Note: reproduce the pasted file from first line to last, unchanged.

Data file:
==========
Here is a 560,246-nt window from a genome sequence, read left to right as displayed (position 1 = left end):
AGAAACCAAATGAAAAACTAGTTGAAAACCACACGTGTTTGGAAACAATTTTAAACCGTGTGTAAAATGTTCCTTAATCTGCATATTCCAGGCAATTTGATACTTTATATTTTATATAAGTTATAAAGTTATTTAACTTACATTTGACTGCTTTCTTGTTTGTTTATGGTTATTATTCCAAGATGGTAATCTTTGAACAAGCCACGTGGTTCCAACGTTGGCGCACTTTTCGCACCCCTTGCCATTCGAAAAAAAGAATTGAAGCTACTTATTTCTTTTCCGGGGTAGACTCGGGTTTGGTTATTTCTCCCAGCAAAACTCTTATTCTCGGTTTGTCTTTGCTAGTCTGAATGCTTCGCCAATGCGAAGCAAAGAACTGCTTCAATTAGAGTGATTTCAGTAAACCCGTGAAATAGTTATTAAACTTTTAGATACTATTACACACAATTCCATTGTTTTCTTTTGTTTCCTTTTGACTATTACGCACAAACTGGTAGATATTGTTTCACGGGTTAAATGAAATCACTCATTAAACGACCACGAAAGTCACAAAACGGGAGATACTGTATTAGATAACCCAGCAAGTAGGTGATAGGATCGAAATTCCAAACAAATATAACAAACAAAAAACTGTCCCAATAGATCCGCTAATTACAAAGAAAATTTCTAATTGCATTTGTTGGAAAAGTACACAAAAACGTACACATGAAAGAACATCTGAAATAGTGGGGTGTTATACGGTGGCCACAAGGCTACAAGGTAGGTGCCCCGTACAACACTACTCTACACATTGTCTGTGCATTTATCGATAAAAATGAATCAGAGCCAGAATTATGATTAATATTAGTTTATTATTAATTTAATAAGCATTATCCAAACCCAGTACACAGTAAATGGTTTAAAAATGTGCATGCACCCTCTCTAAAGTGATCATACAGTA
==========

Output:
Here is a 560,246-nt window from a genome sequence, read left to right as displayed (position 1 = left end):
AGAAACCAAATGAAAAACTAGTTGAAAACCACACGTGTTTGGAAACAATTTTAAACCGTGTGTAAAATGTTCCTTAATCTGCATATTCCAGGCAATTTGATACTTTATATTTTATATAAGTTATAAAGTTATTTAACTTACATTTGACTGCTTTCTTGTTTGTTTATGGTTATTATTCCAAGATGGTAATCTTTGAACAAGCCACGTGGTTCCAACGTTGGCGCACTTTTCGCACCCCTTGCCATTCGAAAAAAAGAATTGAAGCTACTTATTTCTTTTCCGGGGTAGACTCGGGTTTGGTTATTTCTCCCAGCAAAACTCTTATTCTCGGTTTGTCTTTGCTAGTCTGAATGCTTCGCCAATGCGAAGCAAAGAACTGCTTCAATTAGAGTGATTTCAGTAAACCCGTGAAATAGTTATTAAACTTTTAGATACTATTACACACAATTCCATTGTTTTCTTTTGTTTCCTTTTGACTATTACGCACAAACTGGTAGATATTGTTTCACGGGTTAAATGAAATCACTCATTAAACGACCACGAAAGTCACAAAACGGGAGATACTGTATTAGATAACCCAGCAAGTAGGTGATAGGATCGAAATTCCAAACAAATATAACAAACAAAAAACTGTCCCAATAGATCCGCTAATTACAAAGAAAATTTCTAATTGCATTTGTTGGAAAAGTACACAAAAACGTACACATGAAAGAACATCTGAAATAGTGGGGTGTTATACGGTGGCCACAAGGCTACAAGGTAGGTGCCCCGTACAACACTACTCTACACATTGTCTGTGCATTTATCGATAAAAATGAATCAGAGCCAGAATTATGATTAATATTAGTTTATTATTAATTTAATAAGCATTATCCAAACCCAGTACACAGTAAATGGTTTAAAAATGTGCATGCACCCTCTCTAAAGTGATCATACAGTA